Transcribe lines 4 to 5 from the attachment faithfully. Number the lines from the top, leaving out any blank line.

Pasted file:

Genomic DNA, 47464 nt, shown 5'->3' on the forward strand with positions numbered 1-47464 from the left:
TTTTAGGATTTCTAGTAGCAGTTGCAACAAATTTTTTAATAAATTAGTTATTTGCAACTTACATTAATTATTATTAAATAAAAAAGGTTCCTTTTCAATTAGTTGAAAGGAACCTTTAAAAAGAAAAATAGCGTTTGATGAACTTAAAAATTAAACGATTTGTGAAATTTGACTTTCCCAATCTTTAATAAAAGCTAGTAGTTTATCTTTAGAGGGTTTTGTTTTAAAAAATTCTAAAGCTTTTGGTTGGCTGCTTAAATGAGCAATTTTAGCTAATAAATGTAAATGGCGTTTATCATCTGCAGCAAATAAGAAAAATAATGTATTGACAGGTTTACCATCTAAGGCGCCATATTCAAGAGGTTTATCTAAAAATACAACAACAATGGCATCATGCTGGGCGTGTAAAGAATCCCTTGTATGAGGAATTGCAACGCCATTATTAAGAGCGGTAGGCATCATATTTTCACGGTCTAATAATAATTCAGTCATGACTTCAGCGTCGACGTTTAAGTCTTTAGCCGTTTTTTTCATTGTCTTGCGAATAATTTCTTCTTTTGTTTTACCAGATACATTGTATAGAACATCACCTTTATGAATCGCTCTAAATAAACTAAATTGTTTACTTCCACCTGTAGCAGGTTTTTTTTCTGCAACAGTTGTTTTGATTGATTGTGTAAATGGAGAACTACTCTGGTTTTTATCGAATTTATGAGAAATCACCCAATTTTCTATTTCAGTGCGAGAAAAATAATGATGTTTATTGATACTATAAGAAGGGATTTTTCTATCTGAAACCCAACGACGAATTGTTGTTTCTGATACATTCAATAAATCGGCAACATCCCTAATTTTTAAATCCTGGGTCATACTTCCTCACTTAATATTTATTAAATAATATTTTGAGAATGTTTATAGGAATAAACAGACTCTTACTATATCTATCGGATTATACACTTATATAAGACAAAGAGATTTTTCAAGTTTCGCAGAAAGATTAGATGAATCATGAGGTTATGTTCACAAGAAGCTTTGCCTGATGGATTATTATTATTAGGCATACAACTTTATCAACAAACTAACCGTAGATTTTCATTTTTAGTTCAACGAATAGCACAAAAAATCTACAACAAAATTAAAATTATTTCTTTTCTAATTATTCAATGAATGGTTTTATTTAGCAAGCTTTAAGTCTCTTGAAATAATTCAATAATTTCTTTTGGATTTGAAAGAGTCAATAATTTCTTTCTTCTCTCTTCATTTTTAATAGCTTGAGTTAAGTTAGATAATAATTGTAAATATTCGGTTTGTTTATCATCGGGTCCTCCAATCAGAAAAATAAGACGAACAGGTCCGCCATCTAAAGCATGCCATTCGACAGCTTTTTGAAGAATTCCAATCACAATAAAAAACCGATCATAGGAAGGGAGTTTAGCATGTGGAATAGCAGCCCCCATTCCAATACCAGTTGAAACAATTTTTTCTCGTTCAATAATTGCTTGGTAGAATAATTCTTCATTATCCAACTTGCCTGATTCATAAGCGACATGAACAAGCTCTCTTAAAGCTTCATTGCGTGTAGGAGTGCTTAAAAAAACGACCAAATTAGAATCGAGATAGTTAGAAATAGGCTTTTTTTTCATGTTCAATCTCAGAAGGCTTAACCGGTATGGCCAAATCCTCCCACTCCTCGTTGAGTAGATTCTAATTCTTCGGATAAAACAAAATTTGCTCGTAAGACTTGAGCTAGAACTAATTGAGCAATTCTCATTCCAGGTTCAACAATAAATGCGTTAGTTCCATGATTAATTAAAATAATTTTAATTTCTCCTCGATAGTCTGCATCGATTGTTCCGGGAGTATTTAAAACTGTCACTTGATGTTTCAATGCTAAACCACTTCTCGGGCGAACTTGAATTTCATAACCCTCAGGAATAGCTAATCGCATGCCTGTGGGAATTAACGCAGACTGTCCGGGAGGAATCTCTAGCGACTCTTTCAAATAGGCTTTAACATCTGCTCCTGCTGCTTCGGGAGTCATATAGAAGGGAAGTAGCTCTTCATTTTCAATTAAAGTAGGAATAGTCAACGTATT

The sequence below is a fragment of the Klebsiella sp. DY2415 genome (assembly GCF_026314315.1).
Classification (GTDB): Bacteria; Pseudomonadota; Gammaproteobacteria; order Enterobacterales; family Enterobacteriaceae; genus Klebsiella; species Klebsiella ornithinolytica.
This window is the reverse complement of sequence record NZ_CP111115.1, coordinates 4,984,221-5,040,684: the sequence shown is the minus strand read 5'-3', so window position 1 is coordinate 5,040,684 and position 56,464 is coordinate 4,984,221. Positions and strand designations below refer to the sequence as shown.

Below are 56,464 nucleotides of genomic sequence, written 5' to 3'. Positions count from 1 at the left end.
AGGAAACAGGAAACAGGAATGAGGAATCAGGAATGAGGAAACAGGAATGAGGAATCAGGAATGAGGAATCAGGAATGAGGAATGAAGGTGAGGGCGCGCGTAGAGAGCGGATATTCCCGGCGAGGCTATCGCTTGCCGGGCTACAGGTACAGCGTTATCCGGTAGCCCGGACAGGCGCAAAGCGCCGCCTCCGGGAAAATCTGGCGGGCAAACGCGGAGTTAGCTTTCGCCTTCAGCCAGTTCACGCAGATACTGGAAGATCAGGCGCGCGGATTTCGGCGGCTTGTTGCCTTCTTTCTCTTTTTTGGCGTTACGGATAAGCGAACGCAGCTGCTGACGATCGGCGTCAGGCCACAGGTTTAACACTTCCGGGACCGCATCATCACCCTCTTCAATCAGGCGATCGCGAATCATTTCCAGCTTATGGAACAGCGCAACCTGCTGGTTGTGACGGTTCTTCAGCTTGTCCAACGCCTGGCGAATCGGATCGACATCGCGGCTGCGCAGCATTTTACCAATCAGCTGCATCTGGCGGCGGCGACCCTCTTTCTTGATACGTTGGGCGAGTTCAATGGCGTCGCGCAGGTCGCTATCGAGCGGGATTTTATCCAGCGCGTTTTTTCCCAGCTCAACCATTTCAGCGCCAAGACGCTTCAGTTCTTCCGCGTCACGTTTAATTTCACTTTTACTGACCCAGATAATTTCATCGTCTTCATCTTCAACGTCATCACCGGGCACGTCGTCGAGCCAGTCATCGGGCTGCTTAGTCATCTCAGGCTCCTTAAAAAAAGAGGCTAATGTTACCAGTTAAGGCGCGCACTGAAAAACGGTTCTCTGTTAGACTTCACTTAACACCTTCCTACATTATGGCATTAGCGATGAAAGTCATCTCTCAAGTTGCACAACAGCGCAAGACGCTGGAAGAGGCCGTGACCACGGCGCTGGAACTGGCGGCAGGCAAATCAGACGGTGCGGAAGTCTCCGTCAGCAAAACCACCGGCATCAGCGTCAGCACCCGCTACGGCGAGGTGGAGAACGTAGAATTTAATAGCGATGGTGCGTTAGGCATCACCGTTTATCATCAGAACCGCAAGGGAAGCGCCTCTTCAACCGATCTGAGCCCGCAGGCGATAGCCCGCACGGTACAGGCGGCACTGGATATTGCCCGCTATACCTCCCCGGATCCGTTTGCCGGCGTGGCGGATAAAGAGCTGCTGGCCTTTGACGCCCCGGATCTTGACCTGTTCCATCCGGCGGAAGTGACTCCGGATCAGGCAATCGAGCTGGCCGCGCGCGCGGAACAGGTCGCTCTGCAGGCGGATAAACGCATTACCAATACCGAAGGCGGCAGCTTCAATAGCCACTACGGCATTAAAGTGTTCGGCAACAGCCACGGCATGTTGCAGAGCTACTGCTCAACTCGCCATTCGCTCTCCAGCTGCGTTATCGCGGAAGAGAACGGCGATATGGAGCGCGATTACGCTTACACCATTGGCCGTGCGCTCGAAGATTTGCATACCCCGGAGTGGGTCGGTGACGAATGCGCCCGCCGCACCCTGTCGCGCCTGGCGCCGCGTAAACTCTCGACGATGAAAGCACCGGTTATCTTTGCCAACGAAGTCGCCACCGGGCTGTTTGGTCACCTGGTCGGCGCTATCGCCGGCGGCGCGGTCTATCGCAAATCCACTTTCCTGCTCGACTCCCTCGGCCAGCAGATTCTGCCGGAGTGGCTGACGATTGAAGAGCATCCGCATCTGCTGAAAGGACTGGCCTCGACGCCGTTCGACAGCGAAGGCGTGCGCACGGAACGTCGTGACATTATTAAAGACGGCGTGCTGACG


Classification (GTDB): Bacteria; Pseudomonadota; Gammaproteobacteria; order Enterobacterales; family Enterobacteriaceae; genus Klebsiella; species Klebsiella ornithinolytica.
This window is the reverse complement of sequence record NZ_CP111115.1, coordinates 4,984,221-5,040,684: the sequence shown is the minus strand read 5'-3', so window position 1 is coordinate 5,040,684 and position 56,464 is coordinate 4,984,221. Positions and strand designations below refer to the sequence as shown.